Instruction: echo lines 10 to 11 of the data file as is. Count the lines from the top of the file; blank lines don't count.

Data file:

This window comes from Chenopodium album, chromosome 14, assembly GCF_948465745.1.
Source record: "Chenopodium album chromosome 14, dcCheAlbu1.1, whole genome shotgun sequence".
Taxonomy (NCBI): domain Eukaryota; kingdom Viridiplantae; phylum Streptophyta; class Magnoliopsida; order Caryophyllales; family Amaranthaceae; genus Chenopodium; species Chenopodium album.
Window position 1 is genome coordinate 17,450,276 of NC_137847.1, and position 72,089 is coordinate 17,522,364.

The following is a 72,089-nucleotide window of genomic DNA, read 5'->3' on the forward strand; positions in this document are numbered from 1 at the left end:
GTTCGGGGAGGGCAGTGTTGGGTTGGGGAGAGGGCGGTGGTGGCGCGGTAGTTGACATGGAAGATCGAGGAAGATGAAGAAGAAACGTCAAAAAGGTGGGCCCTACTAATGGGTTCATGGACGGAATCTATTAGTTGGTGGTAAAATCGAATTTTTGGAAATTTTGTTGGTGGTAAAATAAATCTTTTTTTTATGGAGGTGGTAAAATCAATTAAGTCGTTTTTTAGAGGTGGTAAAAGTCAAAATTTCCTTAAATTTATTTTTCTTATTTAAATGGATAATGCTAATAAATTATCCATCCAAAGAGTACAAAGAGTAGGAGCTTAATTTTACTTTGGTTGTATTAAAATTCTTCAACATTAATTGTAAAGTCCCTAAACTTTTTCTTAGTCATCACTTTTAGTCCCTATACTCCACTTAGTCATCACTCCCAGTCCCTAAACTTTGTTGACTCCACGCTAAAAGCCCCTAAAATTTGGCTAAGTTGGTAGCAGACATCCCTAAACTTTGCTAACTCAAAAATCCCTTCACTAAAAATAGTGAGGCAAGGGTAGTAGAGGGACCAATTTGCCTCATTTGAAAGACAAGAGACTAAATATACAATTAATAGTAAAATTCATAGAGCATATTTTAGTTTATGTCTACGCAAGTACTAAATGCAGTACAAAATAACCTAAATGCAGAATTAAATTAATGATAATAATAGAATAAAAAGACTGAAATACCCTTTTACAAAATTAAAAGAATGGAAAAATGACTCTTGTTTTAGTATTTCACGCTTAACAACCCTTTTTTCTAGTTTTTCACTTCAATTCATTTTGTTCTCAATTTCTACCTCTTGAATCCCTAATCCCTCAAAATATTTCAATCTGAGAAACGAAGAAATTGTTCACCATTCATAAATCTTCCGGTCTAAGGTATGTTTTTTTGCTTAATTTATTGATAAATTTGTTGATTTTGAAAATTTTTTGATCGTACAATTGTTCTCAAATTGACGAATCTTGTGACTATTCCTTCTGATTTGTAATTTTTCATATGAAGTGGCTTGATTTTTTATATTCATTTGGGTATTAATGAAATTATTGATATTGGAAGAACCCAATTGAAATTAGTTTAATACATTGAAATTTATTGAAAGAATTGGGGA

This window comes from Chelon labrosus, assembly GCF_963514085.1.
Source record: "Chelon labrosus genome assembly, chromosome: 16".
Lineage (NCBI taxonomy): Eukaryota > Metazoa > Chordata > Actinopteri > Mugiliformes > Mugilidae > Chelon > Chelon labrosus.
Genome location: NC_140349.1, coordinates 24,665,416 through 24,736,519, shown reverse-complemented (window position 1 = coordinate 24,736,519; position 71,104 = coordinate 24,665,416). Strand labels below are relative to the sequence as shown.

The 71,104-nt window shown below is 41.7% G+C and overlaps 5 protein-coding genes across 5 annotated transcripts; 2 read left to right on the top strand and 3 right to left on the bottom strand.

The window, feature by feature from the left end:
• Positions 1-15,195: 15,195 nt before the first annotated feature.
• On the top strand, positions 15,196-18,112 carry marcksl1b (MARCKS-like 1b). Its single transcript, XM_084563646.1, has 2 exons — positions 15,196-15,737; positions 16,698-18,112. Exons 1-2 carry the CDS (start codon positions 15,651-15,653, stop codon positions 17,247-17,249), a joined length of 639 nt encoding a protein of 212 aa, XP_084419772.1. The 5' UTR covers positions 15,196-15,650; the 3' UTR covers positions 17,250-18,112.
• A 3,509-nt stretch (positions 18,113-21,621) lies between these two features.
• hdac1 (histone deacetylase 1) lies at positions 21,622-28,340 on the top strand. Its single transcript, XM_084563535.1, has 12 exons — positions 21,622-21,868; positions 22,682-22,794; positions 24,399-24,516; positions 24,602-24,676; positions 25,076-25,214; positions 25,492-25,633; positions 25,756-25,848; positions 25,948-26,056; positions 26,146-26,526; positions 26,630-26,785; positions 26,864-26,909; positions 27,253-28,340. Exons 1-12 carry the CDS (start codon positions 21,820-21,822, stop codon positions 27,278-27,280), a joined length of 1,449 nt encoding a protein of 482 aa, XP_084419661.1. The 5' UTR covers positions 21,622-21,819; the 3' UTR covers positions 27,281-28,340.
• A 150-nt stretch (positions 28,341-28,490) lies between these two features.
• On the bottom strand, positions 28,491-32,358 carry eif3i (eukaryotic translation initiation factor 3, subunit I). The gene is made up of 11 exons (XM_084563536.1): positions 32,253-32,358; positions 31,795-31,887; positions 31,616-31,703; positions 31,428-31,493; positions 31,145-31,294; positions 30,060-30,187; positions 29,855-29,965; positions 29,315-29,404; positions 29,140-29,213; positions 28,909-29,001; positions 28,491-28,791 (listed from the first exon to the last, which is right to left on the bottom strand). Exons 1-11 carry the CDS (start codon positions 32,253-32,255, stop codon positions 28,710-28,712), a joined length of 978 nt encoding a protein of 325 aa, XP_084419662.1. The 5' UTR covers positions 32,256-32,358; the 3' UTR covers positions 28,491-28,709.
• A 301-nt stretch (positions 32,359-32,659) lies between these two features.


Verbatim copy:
Genome location: NC_140349.1, coordinates 24,665,416 through 24,736,519, shown reverse-complemented (window position 1 = coordinate 24,736,519; position 71,104 = coordinate 24,665,416). Strand labels below are relative to the sequence as shown.

The 71,104-nt window shown below is 41.7% G+C and overlaps 5 protein-coding genes across 5 annotated transcripts; 2 read left to right on the top strand and 3 right to left on the bottom strand.